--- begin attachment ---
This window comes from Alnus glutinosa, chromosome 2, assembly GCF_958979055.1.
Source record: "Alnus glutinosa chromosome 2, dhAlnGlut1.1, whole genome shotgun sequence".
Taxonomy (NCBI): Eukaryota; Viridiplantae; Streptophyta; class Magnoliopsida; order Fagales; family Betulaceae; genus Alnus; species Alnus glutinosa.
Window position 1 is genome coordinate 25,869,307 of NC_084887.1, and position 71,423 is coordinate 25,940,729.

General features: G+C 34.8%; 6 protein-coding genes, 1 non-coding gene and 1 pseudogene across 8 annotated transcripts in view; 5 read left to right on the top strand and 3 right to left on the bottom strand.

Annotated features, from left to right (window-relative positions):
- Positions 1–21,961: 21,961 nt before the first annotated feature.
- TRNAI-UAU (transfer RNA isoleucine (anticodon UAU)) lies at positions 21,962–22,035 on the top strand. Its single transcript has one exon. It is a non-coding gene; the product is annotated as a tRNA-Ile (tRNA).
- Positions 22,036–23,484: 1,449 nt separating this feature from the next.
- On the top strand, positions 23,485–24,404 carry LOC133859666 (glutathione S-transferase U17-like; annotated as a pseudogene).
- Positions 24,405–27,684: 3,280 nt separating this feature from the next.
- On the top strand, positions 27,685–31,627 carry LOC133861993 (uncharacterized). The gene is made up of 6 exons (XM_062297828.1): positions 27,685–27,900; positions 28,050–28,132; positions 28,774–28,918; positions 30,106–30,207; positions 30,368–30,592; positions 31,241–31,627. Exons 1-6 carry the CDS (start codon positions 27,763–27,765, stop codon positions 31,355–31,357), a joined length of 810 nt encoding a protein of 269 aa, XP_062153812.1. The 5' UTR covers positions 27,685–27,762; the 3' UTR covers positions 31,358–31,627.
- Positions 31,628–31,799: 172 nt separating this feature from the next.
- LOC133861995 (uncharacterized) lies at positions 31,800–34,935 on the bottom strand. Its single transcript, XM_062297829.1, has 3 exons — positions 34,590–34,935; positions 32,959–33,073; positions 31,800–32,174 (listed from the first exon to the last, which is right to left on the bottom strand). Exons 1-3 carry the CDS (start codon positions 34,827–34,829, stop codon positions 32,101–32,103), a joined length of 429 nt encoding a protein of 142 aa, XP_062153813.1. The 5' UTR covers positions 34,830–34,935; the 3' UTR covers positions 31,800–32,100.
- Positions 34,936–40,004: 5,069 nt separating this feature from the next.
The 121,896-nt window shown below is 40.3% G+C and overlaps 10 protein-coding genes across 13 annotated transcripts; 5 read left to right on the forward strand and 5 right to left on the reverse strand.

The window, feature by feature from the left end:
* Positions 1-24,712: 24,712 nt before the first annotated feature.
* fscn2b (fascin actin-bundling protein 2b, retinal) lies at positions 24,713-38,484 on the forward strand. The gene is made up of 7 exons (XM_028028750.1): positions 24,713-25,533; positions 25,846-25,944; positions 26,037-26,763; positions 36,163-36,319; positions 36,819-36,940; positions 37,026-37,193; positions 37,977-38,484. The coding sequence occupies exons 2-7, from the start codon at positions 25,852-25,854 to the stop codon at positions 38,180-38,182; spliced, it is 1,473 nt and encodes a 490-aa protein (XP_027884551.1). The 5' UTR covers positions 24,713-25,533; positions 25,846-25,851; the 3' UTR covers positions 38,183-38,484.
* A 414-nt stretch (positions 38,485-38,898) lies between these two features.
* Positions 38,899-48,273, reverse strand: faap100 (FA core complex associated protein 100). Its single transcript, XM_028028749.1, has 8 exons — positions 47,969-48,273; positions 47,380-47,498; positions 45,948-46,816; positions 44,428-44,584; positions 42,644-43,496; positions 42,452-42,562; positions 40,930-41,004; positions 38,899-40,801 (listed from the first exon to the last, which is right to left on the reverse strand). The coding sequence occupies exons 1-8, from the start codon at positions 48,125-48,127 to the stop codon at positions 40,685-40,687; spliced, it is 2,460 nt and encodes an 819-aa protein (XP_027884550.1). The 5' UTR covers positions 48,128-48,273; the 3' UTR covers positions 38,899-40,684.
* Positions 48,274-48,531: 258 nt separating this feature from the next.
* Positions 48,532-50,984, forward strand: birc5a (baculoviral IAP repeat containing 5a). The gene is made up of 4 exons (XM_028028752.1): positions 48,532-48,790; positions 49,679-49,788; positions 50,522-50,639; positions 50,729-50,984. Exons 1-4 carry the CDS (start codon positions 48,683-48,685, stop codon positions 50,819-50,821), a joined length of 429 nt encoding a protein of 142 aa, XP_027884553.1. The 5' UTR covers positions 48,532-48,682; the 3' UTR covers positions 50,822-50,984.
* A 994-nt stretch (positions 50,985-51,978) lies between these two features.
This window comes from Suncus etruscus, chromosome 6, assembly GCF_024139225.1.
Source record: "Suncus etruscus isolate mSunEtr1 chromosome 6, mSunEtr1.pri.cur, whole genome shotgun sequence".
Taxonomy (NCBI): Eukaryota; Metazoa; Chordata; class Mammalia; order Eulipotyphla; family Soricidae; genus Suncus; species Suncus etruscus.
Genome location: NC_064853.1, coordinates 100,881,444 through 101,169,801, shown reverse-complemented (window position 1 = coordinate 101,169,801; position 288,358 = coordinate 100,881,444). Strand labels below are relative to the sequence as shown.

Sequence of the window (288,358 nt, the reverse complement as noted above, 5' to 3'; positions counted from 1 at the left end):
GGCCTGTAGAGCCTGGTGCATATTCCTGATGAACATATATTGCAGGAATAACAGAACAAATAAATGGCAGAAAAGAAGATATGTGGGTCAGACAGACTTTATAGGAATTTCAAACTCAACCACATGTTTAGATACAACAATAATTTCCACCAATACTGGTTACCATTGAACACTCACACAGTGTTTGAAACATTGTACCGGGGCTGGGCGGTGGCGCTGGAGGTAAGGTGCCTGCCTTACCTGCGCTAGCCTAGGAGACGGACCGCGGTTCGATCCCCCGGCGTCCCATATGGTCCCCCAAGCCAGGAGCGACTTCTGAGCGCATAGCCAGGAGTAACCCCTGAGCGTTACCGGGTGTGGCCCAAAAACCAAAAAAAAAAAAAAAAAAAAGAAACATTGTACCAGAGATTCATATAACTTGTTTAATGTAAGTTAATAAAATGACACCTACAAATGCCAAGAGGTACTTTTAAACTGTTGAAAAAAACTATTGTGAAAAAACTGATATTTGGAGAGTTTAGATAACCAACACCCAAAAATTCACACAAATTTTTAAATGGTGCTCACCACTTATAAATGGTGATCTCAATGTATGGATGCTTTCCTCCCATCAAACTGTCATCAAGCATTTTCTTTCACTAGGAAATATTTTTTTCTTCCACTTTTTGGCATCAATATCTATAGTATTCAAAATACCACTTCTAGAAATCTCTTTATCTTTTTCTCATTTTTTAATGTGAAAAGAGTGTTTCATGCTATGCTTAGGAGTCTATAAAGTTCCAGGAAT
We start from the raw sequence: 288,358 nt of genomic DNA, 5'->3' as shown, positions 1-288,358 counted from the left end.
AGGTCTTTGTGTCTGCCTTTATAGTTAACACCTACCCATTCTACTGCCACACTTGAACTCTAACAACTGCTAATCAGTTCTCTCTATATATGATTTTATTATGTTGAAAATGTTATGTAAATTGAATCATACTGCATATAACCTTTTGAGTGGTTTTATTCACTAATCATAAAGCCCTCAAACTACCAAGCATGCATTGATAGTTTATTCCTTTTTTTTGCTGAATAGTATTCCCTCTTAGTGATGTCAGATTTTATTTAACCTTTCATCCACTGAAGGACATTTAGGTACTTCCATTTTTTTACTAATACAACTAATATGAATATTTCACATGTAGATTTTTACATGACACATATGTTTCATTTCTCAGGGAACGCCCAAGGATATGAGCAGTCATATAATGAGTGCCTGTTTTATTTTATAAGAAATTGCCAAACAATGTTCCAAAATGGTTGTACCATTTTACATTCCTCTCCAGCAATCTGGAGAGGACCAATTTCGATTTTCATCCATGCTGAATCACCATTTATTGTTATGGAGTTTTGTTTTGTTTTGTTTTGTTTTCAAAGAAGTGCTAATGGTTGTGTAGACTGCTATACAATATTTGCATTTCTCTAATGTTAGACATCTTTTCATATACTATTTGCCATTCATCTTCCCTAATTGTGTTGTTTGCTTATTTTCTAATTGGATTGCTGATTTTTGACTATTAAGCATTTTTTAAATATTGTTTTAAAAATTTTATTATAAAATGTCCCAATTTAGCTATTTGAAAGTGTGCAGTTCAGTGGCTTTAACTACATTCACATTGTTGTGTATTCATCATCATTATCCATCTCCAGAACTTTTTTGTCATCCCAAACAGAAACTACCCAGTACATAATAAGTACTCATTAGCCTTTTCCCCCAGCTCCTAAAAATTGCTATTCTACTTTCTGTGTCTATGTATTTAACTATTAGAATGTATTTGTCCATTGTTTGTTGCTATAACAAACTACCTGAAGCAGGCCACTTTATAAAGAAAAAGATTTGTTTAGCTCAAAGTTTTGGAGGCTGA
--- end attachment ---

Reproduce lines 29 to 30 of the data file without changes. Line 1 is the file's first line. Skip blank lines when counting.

Sequence of the window (288,358 nt, the reverse complement as noted above, 5' to 3'; positions counted from 1 at the left end):
GGCCTGTAGAGCCTGGTGCATATTCCTGATGAACATATATTGCAGGAATAACAGAACAAATAAATGGCAGAAAAGAAGATATGTGGGTCAGACAGACTTTATAGGAATTTCAAACTCAACCACATGTTTAGATACAACAATAATTTCCACCAATACTGGTTACCATTGAACACTCACACAGTGTTTGAAACATTGTACCGGGGCTGGGCGGTGGCGCTGGAGGTAAGGTGCCTGCCTTACCTGCGCTAGCCTAGGAGACGGACCGCGGTTCGATCCCCCGGCGTCCCATATGGTCCCCCAAGCCAGGAGCGACTTCTGAGCGCATAGCCAGGAGTAACCCCTGAGCGTTACCGGGTGTGGCCCAAAAACCAAAAAAAAAAAAAAAAAAAAGAAACATTGTACCAGAGATTCATATAACTTGTTTAATGTAAGTTAATAAAATGACACCTACAAATGCCAAGAGGTACTTTTAAACTGTTGAAAAAAACTATTGTGAAAAAACTGATATTTGGAGAGTTTAGATAACCAACACCCAAAAATTCACACAAATTTTTAAATGGTGCTCACCACTTATAAATGGTGATCTCAATGTATGGATGCTTTCCTCCCATCAAACTGTCATCAAGCATTTTCTTTCACTAGGAAATATTTTTTTCTTCCACTTTTTGGCATCAATATCTATAGTATTCAAAATACCACTTCTAGAAATCTCTTTATCTTTTTCTCATTTTTTAATGTGAAAAGAGTGTTTCATGCTATGCTTAGGAGTCTATAAAGTTCCAGGAAT